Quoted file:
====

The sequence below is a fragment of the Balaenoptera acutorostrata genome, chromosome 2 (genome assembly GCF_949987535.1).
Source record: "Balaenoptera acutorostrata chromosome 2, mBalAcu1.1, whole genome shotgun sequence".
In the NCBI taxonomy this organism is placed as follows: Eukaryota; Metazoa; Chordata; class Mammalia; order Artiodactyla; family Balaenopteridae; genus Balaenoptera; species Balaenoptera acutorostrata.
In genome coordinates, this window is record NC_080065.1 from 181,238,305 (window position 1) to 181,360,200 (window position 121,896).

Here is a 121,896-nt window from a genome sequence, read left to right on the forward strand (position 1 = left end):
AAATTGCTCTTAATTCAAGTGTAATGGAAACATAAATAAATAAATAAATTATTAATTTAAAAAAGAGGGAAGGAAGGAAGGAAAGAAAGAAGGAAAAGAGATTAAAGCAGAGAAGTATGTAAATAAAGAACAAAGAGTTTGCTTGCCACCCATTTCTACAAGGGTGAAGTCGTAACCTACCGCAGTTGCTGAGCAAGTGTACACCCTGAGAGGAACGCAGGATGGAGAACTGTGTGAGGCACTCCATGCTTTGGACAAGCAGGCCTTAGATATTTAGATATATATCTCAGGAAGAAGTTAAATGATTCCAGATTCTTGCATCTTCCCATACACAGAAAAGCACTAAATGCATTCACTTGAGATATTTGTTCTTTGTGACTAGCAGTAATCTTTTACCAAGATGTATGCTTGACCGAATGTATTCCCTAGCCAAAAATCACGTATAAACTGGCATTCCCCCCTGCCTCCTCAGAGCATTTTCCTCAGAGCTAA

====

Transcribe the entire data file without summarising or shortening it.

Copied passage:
The sequence below is a fragment of the Balaenoptera acutorostrata genome, chromosome 2 (genome assembly GCF_949987535.1).
Source record: "Balaenoptera acutorostrata chromosome 2, mBalAcu1.1, whole genome shotgun sequence".
In the NCBI taxonomy this organism is placed as follows: Eukaryota; Metazoa; Chordata; class Mammalia; order Artiodactyla; family Balaenopteridae; genus Balaenoptera; species Balaenoptera acutorostrata.
In genome coordinates, this window is record NC_080065.1 from 181,238,305 (window position 1) to 181,360,200 (window position 121,896).

Here is a 121,896-nt window from a genome sequence, read left to right on the forward strand (position 1 = left end):
AAATTGCTCTTAATTCAAGTGTAATGGAAACATAAATAAATAAATAAATTATTAATTTAAAAAAGAGGGAAGGAAGGAAGGAAAGAAAGAAGGAAAAGAGATTAAAGCAGAGAAGTATGTAAATAAAGAACAAAGAGTTTGCTTGCCACCCATTTCTACAAGGGTGAAGTCGTAACCTACCGCAGTTGCTGAGCAAGTGTACACCCTGAGAGGAACGCAGGATGGAGAACTGTGTGAGGCACTCCATGCTTTGGACAAGCAGGCCTTAGATATTTAGATATATATCTCAGGAAGAAGTTAAATGATTCCAGATTCTTGCATCTTCCCATACACAGAAAAGCACTAAATGCATTCACTTGAGATATTTGTTCTTTGTGACTAGCAGTAATCTTTTACCAAGATGTATGCTTGACCGAATGTATTCCCTAGCCAAAAATCACGTATAAACTGGCATTCCCCCCTGCCTCCTCAGAGCATTTTCCTCAGAGCTAA